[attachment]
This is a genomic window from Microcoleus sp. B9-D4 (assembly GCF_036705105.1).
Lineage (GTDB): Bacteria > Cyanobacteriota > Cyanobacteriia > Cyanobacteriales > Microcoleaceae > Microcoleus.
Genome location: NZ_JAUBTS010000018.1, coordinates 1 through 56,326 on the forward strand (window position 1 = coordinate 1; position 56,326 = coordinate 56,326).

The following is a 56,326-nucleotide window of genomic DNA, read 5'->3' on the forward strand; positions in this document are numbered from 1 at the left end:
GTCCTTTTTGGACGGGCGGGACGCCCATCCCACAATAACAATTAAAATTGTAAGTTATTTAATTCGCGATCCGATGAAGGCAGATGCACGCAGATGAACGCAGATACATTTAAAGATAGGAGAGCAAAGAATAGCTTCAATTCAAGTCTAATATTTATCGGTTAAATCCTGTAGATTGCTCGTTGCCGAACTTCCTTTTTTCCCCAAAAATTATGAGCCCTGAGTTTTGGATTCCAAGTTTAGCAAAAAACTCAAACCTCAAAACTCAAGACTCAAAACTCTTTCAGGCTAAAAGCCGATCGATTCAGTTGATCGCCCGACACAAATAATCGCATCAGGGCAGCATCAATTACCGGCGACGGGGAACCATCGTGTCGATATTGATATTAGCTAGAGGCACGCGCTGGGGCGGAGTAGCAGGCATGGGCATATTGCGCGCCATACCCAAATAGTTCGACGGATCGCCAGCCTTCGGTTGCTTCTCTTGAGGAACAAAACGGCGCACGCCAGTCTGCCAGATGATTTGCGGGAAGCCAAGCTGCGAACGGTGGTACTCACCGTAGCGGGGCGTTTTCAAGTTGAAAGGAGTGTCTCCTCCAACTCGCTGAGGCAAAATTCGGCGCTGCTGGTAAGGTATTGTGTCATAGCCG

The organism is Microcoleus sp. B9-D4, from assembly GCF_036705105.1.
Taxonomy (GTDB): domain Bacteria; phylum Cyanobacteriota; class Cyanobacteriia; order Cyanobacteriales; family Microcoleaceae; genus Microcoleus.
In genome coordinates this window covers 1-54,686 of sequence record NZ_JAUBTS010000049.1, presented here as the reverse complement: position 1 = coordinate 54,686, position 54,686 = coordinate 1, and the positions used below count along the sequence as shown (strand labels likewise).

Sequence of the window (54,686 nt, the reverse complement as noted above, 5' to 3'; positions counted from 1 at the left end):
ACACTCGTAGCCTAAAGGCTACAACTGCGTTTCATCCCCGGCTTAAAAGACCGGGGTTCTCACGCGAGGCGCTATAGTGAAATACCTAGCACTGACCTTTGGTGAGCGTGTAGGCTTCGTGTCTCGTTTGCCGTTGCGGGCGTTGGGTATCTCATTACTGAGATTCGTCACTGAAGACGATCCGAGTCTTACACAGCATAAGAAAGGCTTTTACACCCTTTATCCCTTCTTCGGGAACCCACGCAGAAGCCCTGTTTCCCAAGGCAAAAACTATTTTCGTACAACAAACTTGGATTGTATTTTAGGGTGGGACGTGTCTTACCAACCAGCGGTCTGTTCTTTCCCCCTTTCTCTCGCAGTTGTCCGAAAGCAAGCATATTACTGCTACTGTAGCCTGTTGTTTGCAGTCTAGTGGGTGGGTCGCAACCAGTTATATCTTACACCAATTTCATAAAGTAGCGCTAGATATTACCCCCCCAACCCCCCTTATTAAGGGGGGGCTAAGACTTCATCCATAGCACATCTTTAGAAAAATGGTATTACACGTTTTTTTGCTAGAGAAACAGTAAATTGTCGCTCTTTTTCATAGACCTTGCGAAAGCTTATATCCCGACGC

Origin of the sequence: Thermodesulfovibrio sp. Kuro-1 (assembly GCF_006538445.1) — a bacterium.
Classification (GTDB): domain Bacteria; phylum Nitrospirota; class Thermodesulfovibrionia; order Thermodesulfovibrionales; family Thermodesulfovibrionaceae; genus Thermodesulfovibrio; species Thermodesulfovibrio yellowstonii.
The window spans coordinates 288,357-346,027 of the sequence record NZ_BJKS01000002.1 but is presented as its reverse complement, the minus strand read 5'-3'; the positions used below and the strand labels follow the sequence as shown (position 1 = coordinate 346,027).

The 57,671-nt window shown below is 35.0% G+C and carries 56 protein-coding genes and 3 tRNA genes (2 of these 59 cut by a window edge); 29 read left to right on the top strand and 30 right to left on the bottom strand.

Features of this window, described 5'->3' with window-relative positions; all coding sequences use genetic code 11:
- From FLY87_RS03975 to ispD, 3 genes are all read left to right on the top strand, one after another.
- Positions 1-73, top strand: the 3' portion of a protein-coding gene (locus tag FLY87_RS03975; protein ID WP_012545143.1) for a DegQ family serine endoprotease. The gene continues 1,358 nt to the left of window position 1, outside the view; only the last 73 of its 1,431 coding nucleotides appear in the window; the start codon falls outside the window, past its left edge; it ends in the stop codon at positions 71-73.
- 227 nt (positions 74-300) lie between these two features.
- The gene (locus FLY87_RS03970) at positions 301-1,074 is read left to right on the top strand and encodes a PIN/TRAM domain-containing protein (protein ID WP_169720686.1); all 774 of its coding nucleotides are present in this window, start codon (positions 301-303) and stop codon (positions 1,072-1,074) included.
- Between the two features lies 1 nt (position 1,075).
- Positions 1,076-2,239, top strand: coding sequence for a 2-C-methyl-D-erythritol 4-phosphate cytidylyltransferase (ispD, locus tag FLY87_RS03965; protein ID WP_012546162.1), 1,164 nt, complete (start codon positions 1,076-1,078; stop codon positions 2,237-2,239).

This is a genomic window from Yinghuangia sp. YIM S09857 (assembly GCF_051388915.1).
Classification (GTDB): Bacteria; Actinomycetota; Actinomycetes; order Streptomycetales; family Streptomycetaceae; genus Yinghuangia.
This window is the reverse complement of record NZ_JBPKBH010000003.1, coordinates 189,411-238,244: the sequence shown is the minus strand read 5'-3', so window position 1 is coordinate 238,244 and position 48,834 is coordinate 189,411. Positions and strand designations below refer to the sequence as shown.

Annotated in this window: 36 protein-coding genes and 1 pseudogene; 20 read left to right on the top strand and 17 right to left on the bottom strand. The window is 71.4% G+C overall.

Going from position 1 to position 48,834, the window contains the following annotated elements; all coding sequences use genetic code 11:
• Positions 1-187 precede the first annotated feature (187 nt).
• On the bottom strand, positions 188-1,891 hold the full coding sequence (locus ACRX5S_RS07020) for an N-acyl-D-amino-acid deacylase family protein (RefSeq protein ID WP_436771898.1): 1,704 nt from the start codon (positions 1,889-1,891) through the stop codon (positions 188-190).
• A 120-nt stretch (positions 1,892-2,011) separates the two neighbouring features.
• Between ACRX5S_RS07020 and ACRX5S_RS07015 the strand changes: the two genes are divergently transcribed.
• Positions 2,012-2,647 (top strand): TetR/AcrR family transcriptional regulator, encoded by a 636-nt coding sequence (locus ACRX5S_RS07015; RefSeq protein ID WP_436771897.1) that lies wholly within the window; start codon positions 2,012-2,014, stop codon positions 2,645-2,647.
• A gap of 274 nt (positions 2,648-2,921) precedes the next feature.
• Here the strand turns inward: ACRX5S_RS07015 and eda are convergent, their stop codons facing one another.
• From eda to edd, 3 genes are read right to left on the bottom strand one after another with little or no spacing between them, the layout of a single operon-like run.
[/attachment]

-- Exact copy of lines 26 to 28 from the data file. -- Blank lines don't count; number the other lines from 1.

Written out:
Going from position 1 to position 48,834, the window contains the following annotated elements; all coding sequences use genetic code 11:
• Positions 1-187 precede the first annotated feature (187 nt).
• On the bottom strand, positions 188-1,891 hold the full coding sequence (locus ACRX5S_RS07020) for an N-acyl-D-amino-acid deacylase family protein (RefSeq protein ID WP_436771898.1): 1,704 nt from the start codon (positions 1,889-1,891) through the stop codon (positions 188-190).